Politics / Ryan Gray

George Galloway: Walking Out of a Debate


In case you are unaware, George Galloway has once again caused outrage. The controversial MP was invited to a debate by the Oxford Union, a debating society which has a rich history of hosting famous figures. Upon learning that his debating partner was an Israeli citizen, Galloway appeared visibly unhappy and declared “I don’t debate with Israelis. I’ve been misled. Sorry.” and later going on to say before he left “I don’t recognize Israel and I don’t debate with Israelis.” While this is undoubtedly a contentious issue for many reasons, was George Galloway right to abandon the debate and leave?

(Below is footage of the beginning of the debate and Galloway walking out)


Personally, I feel Galloway was completely wrong to walk out and as a result has done harm to his views in the process. On a simple note, by refusing to acknowledge his opponent Galloway has denied someone the common courtesy of free speech. By not allowing him to voice his opinion, even if he does not agree with it, George Galloway was being very disrespectful. Having said that, , while I disagree with him completely, I can understand his reasoning up to a point. It is common practice in politics to not share a platform with opinions you disagree with. Ken Livingstone, during the 2012 Mayoral elections pulled out of a BBC debate after learning BNP had been invited, a tradition the Labour Party has long upheld. This is not just a Labour thing, in 2010, the Conservative party candidate for the constituency of Chippenham also refused to share a platform with the BNP.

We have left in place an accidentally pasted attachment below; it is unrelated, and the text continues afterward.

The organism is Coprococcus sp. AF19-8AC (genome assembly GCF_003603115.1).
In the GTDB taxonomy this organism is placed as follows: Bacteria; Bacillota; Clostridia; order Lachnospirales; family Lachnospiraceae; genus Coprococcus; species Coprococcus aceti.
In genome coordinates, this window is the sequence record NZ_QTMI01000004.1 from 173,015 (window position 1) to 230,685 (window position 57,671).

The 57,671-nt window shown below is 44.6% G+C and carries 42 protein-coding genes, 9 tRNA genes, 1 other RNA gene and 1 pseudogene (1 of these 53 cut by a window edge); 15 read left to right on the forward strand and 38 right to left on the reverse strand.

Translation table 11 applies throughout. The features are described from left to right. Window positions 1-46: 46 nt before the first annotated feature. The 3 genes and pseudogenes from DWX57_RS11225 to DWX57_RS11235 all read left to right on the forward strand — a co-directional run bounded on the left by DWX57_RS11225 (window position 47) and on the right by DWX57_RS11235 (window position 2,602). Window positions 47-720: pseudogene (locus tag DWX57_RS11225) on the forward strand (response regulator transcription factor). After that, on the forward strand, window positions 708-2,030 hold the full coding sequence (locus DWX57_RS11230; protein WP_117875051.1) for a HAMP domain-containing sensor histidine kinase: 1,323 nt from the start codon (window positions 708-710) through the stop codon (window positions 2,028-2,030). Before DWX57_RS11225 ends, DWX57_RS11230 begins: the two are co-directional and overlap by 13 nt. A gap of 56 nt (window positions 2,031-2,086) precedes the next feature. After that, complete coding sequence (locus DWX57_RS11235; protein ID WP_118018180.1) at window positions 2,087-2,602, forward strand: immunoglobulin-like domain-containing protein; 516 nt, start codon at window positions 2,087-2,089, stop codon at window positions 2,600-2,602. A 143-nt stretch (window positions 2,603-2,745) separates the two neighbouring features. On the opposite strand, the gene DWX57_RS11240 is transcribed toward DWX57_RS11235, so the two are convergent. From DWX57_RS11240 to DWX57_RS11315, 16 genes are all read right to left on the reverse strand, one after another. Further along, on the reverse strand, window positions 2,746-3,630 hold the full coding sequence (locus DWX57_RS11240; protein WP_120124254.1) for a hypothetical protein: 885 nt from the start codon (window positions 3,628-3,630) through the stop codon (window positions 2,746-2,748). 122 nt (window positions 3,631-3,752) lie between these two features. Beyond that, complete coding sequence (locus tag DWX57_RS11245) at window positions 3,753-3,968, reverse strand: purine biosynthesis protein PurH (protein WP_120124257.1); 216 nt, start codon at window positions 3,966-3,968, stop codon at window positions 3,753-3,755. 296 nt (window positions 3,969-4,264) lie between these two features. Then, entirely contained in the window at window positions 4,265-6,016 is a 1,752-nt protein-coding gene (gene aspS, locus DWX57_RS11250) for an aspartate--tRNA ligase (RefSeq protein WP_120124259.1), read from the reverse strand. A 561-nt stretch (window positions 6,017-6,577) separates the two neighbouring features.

In a statement Galloway put out later in the evening, he said, “I refused this evening to debate with an Israeli, a supporter of the Apartheid state of Israel. The reason is simple; No recognition, no normalization. Just boycott, divestment and sanctions, until the Apartheid state is defeated.” While I recognise that Galloway reacted the same way as Ken Livingstone did when he refused to share a platform with someone whose opinions he viewed as wrong, it is the manner in which it was done.

His decision to storm out of the meeting was rude, unnecessary and has the complete opposite effect to what he intended, by refusing to acknowledge his opponent as his equal, he has given support for an opposing view he clearly feels strongly against.

This gaff is just one of many Galloway is committing on a daily basis at the moment, having caused a split in the Respect Party after his comments on Assange and the rape claims made against him, Galloway is seemingly on a path of self destruction. And one must question, how long can George Galloway continue acting in the way he does?

Ryan Gray


Disclaimer: The views and opinions expressed in this article are those of the authors and do not necessarily reflect the views and opinion of Interact UK


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